Welcome to the first post of “Ar-mania: My adventures in Armenia.”
I’m spending the summer in Armenia as part of a fellowship with Kiva.org. I’ll be blogging about micro-finance on the official Kiva website, so this blog is more about my personal travel experiences and observations in Armenia.
[Full disclosure: I’ve always thought bloggers were self-absorbed egotists, but this seemed like the easiest way to keep family and friends updated.]
When I found out in late April that I would be assigned to Armenia for the summer, I had heard of the country, but frankly knew nothing about it…. so here is a quick primer on my temporary home.
I quickly learned that Armenia has had a turbulent and sometimes tragic history, but through it all, Armenians have maintained a strong cultural identity. Armenia has been an independent country since 1991 when the Soviet Union broke apart.
About 3 million people live in Armenia, and they speak Armenian. It’s a unique language with its own alphabet. About 8 million people of Armenian heritage live outside Armenia. They’re known as the “diaspora,” and they have a big impact on Armenia even though they don’t live here.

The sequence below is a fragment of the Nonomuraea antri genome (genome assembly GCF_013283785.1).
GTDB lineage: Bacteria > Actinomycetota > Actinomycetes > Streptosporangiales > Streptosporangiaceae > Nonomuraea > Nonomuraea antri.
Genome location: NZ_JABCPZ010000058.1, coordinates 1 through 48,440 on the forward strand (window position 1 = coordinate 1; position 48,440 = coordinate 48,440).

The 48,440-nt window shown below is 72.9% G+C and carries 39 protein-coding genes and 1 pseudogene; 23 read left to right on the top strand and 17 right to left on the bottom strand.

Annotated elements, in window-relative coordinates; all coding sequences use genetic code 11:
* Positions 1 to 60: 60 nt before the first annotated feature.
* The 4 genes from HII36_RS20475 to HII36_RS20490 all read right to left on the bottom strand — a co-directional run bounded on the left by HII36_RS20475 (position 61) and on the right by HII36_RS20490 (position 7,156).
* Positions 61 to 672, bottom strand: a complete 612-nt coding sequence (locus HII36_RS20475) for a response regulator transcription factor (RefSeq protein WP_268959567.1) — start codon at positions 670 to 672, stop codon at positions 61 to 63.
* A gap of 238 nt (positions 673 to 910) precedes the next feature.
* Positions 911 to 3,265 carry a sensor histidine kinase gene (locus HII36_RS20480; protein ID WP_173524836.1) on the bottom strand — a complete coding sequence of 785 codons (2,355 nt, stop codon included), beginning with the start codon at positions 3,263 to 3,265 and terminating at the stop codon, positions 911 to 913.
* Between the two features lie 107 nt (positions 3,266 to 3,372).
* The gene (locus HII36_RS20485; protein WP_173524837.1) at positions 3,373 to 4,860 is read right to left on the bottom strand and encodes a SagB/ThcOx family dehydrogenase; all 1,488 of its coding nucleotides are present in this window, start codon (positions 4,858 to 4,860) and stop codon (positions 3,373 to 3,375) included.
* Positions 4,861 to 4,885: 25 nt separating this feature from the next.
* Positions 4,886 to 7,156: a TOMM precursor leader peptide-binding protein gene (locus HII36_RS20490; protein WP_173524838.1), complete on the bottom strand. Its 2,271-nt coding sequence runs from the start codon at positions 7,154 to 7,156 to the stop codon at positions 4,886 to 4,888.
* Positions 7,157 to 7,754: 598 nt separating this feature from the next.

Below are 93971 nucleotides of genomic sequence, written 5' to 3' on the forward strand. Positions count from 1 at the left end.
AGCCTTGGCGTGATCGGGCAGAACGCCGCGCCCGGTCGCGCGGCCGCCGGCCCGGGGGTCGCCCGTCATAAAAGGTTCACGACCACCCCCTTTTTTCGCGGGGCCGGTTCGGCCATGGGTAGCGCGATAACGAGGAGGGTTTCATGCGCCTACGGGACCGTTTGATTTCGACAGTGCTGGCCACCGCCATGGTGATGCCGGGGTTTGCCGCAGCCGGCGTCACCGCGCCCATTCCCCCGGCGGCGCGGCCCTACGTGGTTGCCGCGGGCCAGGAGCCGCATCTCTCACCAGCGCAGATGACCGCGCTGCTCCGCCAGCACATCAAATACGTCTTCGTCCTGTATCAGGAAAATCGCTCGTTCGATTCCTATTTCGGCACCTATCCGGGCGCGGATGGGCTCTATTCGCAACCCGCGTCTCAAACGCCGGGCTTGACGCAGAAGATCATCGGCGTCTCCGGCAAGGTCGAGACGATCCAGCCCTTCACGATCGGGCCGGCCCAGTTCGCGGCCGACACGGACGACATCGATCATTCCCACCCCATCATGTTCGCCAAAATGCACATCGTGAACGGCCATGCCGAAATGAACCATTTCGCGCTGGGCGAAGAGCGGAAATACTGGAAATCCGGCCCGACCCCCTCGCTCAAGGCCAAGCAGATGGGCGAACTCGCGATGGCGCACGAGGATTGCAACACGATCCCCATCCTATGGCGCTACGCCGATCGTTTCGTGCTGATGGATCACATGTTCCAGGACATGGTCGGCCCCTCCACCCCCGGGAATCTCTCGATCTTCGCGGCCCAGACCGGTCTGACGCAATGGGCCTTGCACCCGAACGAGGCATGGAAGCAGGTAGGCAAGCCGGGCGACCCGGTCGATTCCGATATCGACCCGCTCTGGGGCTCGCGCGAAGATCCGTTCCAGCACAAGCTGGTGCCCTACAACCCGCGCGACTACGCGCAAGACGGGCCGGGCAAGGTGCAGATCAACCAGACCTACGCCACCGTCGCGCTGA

Armenia is a relatively small geographically – about the size of Maryland. It’s a landlocked country, bordered by Georgia, Turkey, Azerbaijan, and Iran.
Some famous Armenians include:
Cher (who was born Cherylin Sarkissian).
Financier Kirk Kerkorian
Notre Dame football coach Ara Parseghian
And (unfortunately) Kim Kardashian
Here’s a hint – if someone’s last name ends in “ian” or “yan,” there’s a good chance they’re Armenian.
I was surprised to learn that Armenia was the first country in the world to adopt Christianity as its official religion – way back in 301 AD.
Armenia is also world famous for its apricots, and I’m lucky because they’re just coming into season.
Ok. Ok. Enough random facts about Armenia…. This blog is about me in Armenia. Stay tuned for the next post where I navigate the local real estate market and look for an apartment.